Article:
In 1860s Boston, wealthy young Josephine Monaghan has a child out of wedlock and flees west to escape her responsibilities and the disapproval of her family. In Idaho, en route to California, she's brutally raped, and after cutting her hair and scarring herself, decides to pass herself off as a man for protection. So begins her troubled double life in a rural mining community.
Anna Francolini - whose voice is gentle and strong but without being overpowering - plays Jo with great feeling, and assumes her macho disguise by investing it with a real, necessary edge.
As her friends, a young couple who struggle with their own feelings for Jo, Kieran Brown and Karen Evans are both brilliant. Their public and private faces as man and wife alter tellingly as they negotiate the fragile nature of their relationship, particularly in their number "Do You Love Me?", in which both shine. Amongst a role-juggling, 14-strong ensemble, Ellen O'Grady stands out, bringing to commanding life three very different frontier women.
The writing talent of Mike Reid and Sarah Schlesinger is evident throughout. Where others might resort to predictable rhyming couplets, these two have created a musical that's a brilliantly balanced and always engaging mix of dialogue and music as diverse as ballads, ragtime tunes and American working ditties.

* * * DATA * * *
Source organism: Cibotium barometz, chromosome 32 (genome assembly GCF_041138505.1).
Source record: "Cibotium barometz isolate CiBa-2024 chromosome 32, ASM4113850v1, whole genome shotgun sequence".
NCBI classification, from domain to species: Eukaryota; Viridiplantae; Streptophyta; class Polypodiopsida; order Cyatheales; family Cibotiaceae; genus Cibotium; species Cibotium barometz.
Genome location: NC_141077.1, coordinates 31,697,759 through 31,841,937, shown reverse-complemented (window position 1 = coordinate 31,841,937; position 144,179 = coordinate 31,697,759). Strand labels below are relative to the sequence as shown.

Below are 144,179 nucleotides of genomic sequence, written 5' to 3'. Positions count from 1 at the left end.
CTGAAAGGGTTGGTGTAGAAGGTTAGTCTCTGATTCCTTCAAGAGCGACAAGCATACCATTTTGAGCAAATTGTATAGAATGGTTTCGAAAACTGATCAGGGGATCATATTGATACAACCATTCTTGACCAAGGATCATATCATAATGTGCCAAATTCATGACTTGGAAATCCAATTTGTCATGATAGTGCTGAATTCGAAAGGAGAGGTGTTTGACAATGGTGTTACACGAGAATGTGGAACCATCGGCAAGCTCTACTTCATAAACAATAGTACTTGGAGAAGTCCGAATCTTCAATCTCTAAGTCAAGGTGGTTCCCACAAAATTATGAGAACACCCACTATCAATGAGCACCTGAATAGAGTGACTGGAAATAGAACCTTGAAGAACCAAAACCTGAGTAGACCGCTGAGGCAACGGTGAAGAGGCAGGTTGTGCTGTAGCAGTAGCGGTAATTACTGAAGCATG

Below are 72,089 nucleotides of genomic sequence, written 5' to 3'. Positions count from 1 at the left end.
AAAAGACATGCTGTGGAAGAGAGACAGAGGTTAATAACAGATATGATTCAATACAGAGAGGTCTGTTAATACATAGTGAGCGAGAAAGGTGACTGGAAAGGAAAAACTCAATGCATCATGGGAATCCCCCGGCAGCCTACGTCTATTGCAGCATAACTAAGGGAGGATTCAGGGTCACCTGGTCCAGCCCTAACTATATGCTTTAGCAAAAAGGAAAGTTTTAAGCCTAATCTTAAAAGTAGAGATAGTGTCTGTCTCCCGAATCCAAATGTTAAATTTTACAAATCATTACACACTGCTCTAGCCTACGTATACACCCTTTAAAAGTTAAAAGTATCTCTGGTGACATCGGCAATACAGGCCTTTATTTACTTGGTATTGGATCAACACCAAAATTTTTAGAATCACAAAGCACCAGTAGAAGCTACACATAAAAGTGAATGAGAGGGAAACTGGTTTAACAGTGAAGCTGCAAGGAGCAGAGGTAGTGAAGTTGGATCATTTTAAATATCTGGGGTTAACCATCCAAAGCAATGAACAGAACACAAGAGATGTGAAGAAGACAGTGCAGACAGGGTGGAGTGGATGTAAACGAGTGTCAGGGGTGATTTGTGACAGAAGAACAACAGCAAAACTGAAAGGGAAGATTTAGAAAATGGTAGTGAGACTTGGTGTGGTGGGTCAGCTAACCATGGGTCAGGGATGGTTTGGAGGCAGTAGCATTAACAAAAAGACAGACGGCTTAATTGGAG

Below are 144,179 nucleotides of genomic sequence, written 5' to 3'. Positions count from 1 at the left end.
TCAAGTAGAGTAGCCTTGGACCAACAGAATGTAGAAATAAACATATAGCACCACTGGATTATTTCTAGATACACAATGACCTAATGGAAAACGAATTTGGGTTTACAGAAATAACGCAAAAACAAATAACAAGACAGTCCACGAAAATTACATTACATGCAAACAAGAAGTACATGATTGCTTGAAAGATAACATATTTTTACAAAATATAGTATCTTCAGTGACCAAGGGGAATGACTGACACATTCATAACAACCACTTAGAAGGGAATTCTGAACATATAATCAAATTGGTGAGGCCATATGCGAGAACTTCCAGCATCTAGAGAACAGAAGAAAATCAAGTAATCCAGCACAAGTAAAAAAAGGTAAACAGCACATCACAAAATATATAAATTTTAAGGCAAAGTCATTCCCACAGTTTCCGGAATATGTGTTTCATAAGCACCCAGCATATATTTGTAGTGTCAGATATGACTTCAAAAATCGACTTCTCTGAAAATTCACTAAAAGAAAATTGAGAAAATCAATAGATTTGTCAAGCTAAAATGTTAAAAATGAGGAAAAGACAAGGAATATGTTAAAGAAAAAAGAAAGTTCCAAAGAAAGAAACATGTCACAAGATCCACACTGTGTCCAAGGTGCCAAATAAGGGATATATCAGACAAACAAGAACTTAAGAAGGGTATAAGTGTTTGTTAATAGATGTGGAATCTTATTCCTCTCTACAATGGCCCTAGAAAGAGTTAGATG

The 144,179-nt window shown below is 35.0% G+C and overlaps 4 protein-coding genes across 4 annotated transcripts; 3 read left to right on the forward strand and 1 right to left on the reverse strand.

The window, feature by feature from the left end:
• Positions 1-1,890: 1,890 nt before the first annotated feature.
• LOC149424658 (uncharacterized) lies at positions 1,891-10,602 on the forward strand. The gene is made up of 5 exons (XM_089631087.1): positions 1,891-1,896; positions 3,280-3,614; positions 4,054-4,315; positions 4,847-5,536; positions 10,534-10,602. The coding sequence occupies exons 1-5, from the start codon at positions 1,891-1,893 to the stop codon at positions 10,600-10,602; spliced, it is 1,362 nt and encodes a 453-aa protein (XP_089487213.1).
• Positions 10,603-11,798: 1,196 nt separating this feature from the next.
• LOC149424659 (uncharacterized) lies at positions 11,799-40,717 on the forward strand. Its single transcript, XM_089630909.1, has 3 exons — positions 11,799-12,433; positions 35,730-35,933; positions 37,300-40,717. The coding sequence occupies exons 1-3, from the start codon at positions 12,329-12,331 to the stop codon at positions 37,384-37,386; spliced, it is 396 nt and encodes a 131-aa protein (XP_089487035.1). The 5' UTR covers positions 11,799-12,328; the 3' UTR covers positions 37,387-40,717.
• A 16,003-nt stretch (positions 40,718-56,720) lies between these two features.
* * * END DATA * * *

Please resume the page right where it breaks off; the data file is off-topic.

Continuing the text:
And, in Carol Metcalfe's Bridewell production, the rest of the creative team rise to the challenge of staging a show of the highest quality, no matter space or budgetary restraints. Martin Robinson's costumes are periodically accurate, Kate Bannister and Karl Swinyard's wooded set flexible enough to support many different locations and Hansjorg Schmidt's lighting ideally atmospheric. (Though, at times, the constant fog of dry ice is a little distracting.)
The Ballad of Little Jo has a key issue at its heart - identity. The characters long for a sense of belonging and acceptance, battling social expectations and prejudices relating to class, gender and race as well. The beautiful "Listen to the Rain", sung in an absorbing performance by Phong Truong, is a reflection of one immigrant's otherwise hidden personality.
This is what musical theatre should aspire to be. Don't miss out.
- Jake Brunger